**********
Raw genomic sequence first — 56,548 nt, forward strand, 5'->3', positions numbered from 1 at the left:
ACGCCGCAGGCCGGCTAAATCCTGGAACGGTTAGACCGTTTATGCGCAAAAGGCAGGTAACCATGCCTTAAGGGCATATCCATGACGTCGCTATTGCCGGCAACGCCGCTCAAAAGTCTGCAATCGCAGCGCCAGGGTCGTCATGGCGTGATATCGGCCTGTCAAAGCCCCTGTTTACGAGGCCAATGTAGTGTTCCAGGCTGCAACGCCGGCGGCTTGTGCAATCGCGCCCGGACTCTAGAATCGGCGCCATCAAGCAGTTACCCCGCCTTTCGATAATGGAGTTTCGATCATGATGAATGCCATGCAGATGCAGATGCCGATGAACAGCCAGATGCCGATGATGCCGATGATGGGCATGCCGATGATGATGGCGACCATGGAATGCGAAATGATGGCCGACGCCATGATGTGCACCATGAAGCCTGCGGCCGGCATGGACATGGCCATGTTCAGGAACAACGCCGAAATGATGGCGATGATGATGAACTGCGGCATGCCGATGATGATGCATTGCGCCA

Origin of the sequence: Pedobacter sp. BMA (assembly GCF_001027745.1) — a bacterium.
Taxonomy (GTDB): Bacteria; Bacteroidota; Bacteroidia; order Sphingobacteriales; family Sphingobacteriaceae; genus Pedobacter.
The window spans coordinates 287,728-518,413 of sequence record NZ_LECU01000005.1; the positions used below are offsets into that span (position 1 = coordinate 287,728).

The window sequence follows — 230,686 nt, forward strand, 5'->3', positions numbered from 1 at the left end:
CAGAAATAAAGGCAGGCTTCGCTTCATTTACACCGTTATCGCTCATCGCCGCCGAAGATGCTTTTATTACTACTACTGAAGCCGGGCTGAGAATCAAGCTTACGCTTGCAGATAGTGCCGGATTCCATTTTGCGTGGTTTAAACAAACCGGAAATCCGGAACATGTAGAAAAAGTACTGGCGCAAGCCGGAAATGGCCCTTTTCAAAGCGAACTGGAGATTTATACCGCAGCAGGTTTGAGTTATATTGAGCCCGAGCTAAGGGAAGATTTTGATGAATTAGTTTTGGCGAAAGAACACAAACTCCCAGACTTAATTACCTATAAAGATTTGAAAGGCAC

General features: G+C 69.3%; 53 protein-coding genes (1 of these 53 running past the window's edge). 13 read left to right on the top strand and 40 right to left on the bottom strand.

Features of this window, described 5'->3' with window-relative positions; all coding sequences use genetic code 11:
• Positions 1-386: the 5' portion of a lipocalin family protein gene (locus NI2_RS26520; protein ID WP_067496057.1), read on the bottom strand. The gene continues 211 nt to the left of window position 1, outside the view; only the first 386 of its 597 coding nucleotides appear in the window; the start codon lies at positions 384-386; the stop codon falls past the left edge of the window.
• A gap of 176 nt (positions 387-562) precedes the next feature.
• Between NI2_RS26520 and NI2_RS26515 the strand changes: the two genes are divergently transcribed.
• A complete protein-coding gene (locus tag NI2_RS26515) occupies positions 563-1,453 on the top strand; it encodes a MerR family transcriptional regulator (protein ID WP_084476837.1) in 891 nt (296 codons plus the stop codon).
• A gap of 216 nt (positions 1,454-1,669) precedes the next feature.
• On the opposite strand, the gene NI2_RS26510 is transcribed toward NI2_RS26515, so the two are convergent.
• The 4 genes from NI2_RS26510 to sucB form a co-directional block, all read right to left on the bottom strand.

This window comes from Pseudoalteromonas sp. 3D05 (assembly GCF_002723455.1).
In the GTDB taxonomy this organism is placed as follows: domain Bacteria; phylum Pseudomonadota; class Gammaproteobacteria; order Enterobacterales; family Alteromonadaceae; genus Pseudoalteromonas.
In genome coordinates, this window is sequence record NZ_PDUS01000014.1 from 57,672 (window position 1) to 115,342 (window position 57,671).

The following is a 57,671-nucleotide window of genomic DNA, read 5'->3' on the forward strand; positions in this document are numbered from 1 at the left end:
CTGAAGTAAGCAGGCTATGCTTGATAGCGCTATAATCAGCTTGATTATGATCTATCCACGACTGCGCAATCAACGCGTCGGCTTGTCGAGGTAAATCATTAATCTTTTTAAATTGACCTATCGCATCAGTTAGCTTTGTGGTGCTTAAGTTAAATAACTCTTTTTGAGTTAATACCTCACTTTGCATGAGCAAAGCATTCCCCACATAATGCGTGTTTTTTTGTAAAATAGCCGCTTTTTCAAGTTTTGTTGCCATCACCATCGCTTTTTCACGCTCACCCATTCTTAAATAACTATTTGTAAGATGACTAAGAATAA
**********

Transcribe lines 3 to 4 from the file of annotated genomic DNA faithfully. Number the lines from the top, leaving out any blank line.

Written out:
Origin of the sequence: Pedobacter sp. BMA (assembly GCF_001027745.1) — a bacterium.
Taxonomy (GTDB): Bacteria; Bacteroidota; Bacteroidia; order Sphingobacteriales; family Sphingobacteriaceae; genus Pedobacter.